# JUNTO Practice: Probability, Circle Arcs

Discussed on June 30, 2020.

Choose, at random, three points on the circle x2 + y2 = 1. Interpret them as cuts that divide the circle into three arcs. Compute the expected length of the arc that contains the point (1, 0).

## Solutions

Click to see:

### Oscar Martinez

``````import numpy as np

def random_theta():
return 360 * np.random.sample()

def get_x_y(theta, r=1):
return r * np.cos(theta), r * np.sin(theta), theta

def get_arc_lengths():
points = [get_x_y(random_theta()) for _ in range(3)]
lengths = sorted([p[2] for p in points])
length_w_point = lengths[0] + (360 - lengths[-1])
return length_w_point

np.mean([get_arc_lengths() for _ in range(1000000)])
``````

Initially I naively assumed that (1,0) was just a random point, and so I assumed the expected value f the arc containing it was just the expected value of the length of any arc (120 degrees or 2pi/3).

I realized after reviewing John's solution and the answer in the document that this was an oversimplification. I instead simulated, the last and first point around the 360 degrees of the circle and calculated the mean. The mean was 180 degrees, or roughly pi in radians.

### John Lekberg

I believe that the expected length of the arc that contains (1, 0) is π.

I wrote a Python function to sample the random variable "the length of the arc that contains (1, 0)":

``````import math, random, statistics

def n_random_arc_length(*, n):
"""Sample the random variable 'length of the arc
containing (1, 0)' `n` times.
"""
rand = random.random
tau = math.tau

arcs = [None] * n
for i in range(n):
points = [rand() * tau, rand() * tau, rand() * tau]
points.sort()
arcs[i] = points[0] + (tau - points[-1])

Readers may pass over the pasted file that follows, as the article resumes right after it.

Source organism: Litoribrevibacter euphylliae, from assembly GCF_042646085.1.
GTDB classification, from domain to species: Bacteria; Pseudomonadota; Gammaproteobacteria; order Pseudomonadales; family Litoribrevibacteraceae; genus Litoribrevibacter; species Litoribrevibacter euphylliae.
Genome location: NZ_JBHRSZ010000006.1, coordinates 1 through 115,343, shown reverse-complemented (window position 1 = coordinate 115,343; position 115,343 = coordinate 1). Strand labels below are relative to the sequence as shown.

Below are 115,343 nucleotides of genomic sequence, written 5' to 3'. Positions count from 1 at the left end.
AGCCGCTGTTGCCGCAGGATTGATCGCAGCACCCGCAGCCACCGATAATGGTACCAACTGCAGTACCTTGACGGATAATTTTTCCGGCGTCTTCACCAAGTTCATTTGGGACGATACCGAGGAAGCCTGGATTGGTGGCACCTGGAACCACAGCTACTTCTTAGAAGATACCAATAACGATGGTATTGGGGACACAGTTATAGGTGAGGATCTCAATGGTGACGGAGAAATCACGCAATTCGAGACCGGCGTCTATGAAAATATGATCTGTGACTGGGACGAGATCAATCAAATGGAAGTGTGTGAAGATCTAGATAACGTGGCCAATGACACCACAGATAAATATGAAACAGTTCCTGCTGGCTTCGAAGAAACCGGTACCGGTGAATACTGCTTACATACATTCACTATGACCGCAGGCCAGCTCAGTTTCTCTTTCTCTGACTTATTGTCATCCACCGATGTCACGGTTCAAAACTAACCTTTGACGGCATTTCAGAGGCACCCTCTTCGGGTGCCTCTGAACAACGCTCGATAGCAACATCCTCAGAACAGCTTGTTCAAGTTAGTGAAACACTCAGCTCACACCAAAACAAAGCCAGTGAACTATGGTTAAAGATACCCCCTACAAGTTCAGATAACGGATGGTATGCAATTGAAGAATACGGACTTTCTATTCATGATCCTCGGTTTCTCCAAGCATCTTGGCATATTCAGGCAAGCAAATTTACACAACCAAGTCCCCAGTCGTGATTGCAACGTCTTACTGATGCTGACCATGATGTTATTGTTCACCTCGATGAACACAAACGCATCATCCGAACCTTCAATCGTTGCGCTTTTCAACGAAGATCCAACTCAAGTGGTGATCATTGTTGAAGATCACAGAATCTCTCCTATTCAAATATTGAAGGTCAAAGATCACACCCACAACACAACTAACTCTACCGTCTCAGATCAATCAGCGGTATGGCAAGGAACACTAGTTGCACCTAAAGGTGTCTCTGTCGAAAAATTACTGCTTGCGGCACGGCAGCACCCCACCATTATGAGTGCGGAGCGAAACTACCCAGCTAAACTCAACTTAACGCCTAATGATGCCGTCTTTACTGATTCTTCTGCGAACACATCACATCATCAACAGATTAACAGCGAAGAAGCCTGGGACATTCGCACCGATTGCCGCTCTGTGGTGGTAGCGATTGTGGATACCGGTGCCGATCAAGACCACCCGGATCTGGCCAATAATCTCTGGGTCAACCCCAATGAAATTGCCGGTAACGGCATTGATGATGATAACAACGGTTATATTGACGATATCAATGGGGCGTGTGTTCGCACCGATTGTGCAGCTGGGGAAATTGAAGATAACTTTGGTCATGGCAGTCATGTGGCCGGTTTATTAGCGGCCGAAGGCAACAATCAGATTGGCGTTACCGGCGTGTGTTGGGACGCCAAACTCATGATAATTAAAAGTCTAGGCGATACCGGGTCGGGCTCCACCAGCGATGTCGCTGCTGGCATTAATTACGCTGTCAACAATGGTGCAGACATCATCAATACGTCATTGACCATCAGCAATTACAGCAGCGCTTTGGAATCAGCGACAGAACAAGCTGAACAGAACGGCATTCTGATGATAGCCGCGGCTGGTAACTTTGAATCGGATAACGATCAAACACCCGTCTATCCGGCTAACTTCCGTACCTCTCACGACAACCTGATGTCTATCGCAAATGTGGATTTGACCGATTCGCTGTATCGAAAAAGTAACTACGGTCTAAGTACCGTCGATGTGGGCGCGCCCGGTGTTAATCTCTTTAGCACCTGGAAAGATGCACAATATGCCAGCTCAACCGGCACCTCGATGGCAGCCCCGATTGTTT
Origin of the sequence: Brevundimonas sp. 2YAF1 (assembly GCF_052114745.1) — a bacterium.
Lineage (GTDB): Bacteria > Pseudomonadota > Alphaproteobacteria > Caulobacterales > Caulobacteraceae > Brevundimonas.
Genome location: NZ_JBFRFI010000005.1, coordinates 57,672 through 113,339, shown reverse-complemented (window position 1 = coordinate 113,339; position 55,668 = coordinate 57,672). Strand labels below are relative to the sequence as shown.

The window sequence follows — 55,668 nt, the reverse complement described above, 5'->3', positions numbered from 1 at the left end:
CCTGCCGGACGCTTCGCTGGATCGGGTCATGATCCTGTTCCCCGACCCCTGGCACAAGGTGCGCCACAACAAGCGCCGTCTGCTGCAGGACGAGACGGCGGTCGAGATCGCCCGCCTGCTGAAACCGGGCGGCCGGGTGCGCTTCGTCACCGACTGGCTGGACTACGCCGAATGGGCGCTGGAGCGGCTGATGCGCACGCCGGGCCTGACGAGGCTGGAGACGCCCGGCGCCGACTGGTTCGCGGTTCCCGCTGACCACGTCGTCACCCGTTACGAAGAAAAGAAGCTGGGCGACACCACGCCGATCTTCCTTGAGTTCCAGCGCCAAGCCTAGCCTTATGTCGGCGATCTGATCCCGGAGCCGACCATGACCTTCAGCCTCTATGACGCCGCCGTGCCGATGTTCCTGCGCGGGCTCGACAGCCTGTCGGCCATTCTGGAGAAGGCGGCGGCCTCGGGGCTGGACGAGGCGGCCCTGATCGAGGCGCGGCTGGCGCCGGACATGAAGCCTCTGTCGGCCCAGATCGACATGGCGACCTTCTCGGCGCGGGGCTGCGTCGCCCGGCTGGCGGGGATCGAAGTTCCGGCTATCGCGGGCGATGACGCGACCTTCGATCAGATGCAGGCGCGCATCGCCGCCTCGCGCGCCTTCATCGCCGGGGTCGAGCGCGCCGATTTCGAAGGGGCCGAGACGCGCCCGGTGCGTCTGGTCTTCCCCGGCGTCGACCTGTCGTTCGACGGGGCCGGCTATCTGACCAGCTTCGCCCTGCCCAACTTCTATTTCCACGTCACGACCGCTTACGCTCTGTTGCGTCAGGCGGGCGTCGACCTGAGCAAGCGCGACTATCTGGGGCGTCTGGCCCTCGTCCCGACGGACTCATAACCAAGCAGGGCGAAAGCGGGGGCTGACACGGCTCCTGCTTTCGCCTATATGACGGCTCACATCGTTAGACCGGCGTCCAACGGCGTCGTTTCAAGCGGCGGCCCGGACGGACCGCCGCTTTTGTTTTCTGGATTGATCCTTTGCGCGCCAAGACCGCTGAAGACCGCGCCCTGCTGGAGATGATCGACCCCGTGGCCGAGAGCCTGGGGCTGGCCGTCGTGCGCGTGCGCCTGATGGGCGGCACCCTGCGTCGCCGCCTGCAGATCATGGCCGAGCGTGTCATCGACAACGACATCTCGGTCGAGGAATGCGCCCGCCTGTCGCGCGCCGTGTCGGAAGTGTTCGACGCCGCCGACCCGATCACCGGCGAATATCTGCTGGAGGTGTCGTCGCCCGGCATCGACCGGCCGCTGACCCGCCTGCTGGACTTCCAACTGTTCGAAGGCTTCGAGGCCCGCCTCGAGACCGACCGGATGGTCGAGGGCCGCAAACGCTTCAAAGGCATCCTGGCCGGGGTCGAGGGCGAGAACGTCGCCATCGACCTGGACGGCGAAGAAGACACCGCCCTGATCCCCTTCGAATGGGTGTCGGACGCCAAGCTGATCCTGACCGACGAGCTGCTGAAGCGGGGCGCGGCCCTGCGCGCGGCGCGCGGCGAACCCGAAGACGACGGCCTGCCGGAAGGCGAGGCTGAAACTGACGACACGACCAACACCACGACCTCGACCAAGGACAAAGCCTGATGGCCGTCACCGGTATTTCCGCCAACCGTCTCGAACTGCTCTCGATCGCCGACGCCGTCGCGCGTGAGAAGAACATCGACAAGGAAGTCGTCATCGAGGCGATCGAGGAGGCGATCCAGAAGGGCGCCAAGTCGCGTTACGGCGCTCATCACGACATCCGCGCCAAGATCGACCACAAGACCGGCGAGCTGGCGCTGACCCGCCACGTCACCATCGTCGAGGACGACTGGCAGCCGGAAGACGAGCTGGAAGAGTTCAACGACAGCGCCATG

return arcs

statistics.mean(n_random_arc_length(n=10_000_000))
``````
``````3.1416595239407696
``````

This seems suspiciously close to π, and given that this problem takes place on a circle, this makes me believe that the expected value is π.

### Daniel Bassett

The answer is approximately 'pi' as per the five simulation findings below:

``````from random import random
import math
from statistics import mean

def simulate(n):
# create empty list for desire arc lengths
l = [0 for i in range(n)]
i = 0
s = len(l)
while i < s:
# create three random points along the circle
theta = random() * (2 * math.pi)
alpha = random() * (2 * math.pi)
gamma = random() * (2 * math.pi)
cartesian = [theta, alpha, gamma]
# order the values in a copied list from smallest to
# largest so that we may 'measure' the arc length
# around our desired coordinate which is in between
# the smallest and largest cartesian coordinate pair
# (1, 0)
ordered = sorted(cartesian)
largest_coordinate = ordered[2]
middle_coordinate = ordered[1]
smallest_coordinate = ordered[0]
# populate the arc length list with values passing
# through desired point
l[i] = (
smallest_coordinate
+ middle_coordinat
+ largest_coordinate
) - (2 * math.pi)
i += 1
return l

# print the mean of the total simulated values from
# arclength list
print(mean(simulate(1000000)))
``````
``````3.14038739
``````